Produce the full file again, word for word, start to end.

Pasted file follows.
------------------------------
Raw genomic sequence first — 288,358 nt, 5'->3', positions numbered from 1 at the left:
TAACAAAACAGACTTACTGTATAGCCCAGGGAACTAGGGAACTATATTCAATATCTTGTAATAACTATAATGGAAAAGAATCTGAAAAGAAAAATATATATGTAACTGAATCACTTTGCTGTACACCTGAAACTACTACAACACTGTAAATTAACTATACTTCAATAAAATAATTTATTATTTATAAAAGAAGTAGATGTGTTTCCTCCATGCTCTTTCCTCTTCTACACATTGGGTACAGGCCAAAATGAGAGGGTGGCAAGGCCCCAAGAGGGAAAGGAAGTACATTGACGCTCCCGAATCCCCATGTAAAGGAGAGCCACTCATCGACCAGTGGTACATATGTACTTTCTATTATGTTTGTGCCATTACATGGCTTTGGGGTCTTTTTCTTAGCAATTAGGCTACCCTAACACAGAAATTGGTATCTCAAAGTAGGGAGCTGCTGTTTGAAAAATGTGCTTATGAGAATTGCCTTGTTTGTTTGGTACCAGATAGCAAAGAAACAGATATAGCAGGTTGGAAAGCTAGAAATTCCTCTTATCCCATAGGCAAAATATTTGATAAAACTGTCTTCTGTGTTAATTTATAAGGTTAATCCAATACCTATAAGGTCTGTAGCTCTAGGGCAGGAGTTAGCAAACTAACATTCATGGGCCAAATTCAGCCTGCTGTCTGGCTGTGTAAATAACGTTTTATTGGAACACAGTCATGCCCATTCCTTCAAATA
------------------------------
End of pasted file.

Raw genomic sequence first — 288,358 nt, 5'->3', positions numbered from 1 at the left:
TAACAAAACAGACTTACTGTATAGCCCAGGGAACTAGGGAACTATATTCAATATCTTGTAATAACTATAATGGAAAAGAATCTGAAAAGAAAAATATATATGTAACTGAATCACTTTGCTGTACACCTGAAACTACTACAACACTGTAAATTAACTATACTTCAATAAAATAATTTATTATTTATAAAAGAAGTAGATGTGTTTCCTCCATGCTCTTTCCTCTTCTACACATTGGGTACAGGCCAAAATGAGAGGGTGGCAAGGCCCCAAGAGGGAAAGGAAGTACATTGACGCTCCCGAATCCCCATGTAAAGGAGAGCCACTCATCGACCAGTGGTACATATGTACTTTCTATTATGTTTGTGCCATTACATGGCTTTGGGGTCTTTTTCTTAGCAATTAGGCTACCCTAACACAGAAATTGGTATCTCAAAGTAGGGAGCTGCTGTTTGAAAAATGTGCTTATGAGAATTGCCTTGTTTGTTTGGTACCAGATAGCAAAGAAACAGATATAGCAGGTTGGAAAGCTAGAAATTCCTCTTATCCCATAGGCAAAATATTTGATAAAACTGTCTTCTGTGTTAATTTATAAGGTTAATCCAATACCTATAAGGTCTGTAGCTCTAGGGCAGGAGTTAGCAAACTAACATTCATGGGCCAAATTCAGCCTGCTGTCTGGCTGTGTAAATAACGTTTTATTGGAACACAGTCATGCCCATTCCTTCAAATA